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Kids Are Better Off Than Adults, Rearch Finds

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In spite of often negative headlines about America's children, they actually are doing better than most adults think, suggests new research from Child Trends, a family advocacy organization.

And that news could influence the future of programs designed to help children, the report says.

Americans are focused on negative news about the well-being of children and are unaware of the good news, says Lina Guzman, a senior research analyst at the organization. The report she co-wrote is called How Kids Are Doing: The Mismatch Between Public Perception and Statistical Reality.

The number of children on welfare rolls has been cut in half, from 8.7 million in 1996 to 4.4 million in 2000. But about two-fifths (40%) of adults believe the number of children on public assistance has increased; 34% say the number has stayed the same, the report says.

And despite the fact that violent crime by teens is at its lowest levels in more than 25 years, about two-thirds of the public (66%) believe the percentage of teens who commit such crimes has increased.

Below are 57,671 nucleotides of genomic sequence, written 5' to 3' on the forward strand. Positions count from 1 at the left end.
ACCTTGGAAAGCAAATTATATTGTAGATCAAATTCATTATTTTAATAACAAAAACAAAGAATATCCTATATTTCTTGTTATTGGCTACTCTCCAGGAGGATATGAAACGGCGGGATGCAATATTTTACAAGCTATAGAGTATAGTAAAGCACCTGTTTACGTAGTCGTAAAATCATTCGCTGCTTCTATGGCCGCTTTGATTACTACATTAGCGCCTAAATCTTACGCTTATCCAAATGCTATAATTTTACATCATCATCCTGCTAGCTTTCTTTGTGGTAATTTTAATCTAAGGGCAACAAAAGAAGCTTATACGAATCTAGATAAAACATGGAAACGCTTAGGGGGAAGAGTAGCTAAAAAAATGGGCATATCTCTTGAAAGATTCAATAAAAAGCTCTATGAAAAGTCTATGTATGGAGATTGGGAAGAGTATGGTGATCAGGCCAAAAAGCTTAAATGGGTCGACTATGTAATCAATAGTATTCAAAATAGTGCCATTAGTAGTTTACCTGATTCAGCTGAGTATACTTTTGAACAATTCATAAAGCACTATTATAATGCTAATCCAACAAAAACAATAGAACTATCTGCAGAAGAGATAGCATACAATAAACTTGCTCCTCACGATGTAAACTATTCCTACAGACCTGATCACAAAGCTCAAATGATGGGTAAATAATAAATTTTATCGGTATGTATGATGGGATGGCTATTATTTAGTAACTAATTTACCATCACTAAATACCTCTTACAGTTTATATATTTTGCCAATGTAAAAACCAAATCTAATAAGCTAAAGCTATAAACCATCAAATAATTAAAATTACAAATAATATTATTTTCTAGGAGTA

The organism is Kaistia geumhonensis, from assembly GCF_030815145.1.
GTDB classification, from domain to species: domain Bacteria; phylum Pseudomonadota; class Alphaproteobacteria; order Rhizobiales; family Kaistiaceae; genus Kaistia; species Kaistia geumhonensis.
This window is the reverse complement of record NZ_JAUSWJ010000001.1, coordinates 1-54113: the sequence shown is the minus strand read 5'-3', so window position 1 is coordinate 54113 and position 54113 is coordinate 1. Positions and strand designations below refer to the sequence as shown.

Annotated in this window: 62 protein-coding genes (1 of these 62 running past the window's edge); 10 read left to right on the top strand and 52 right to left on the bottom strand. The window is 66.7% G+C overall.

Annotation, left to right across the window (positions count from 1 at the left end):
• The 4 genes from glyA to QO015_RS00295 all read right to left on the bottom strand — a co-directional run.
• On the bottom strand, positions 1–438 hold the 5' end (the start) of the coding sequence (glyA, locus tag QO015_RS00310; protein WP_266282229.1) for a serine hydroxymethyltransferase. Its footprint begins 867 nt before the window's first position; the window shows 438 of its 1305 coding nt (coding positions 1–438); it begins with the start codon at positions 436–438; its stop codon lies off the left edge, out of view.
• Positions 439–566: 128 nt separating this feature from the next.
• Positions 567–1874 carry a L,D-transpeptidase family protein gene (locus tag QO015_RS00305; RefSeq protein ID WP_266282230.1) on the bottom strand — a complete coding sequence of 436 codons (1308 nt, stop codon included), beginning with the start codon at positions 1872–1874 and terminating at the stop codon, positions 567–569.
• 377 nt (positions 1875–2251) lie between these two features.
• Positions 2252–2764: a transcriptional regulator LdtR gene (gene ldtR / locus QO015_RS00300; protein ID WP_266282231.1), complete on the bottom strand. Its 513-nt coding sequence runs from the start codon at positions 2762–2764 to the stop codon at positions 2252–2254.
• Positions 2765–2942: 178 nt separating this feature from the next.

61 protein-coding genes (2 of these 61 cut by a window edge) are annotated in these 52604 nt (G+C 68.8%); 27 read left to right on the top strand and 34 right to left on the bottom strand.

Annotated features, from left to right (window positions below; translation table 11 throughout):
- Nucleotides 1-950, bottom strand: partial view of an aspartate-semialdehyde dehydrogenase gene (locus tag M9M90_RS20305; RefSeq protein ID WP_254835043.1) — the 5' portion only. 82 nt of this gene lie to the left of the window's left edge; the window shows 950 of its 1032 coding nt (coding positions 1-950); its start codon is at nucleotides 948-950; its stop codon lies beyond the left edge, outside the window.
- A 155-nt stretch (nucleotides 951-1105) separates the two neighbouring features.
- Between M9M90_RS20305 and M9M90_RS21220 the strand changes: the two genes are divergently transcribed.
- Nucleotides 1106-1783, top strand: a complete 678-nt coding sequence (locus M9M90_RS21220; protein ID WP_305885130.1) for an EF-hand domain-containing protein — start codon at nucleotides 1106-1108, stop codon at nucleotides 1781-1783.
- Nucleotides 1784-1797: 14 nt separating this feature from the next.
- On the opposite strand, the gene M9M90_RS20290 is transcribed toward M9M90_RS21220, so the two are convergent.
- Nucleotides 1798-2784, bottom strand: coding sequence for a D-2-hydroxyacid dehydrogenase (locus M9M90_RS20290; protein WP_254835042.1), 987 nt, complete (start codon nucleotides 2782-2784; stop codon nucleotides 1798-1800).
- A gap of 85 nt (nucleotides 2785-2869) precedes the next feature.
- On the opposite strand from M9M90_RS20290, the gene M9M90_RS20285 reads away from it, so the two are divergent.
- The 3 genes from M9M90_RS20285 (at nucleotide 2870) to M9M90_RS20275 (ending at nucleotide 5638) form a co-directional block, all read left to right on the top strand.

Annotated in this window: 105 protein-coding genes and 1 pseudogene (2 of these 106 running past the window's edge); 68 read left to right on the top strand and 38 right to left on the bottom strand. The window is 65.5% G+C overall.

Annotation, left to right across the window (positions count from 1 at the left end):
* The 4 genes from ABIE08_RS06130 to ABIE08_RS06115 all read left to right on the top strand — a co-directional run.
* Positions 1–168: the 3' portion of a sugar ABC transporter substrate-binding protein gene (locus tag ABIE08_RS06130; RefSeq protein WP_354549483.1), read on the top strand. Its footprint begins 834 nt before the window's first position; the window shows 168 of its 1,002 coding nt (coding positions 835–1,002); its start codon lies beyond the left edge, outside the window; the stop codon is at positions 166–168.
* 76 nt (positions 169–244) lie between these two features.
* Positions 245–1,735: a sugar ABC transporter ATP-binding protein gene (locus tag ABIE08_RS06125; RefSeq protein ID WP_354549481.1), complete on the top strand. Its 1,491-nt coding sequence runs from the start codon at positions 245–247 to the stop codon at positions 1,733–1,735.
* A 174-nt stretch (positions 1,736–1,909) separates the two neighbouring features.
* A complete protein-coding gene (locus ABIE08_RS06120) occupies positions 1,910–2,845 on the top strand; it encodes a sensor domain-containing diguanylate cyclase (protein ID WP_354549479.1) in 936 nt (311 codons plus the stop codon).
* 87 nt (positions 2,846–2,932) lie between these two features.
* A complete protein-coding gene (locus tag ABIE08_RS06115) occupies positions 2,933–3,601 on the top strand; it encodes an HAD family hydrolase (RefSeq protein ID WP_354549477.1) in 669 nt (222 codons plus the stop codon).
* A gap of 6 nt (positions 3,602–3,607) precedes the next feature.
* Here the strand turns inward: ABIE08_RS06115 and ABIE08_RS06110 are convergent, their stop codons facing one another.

About 16% of American children live in poverty. But almost half (49%) of adults believe about 30% of children do, the report says.

''Our findings suggest that a lot of the good news about children is not filtering into the public consciousness,'' Guzman says.

And that matters. What the public believes influences what policymakers do. If policymakers don't know the good news, they might not ''invest in the programs that support these gains,'' she says.

For example, Guzman says, federal programs have helped reduce the number of children who lack health insurance to 12%. But 93% of those polled believe 20% to 30% of children lack health insurance.

The organization's president, Kristin Moore, emphasizes ''the fact that so much of the public overestimates problems among children does not mean that serious problems don't exist.'' But it does mean the public is unaware of progress made by parents, communities and government.

Many sources, including the news media, influence opinions about children, the report says. But it also states that ''the status and well-being of children are rarely covered.''

The poll of 1,000 adults has a margin of error of 3 percentage points.

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© Copyright 2003 USA TODAY, a division of Gannett Co. Inc.

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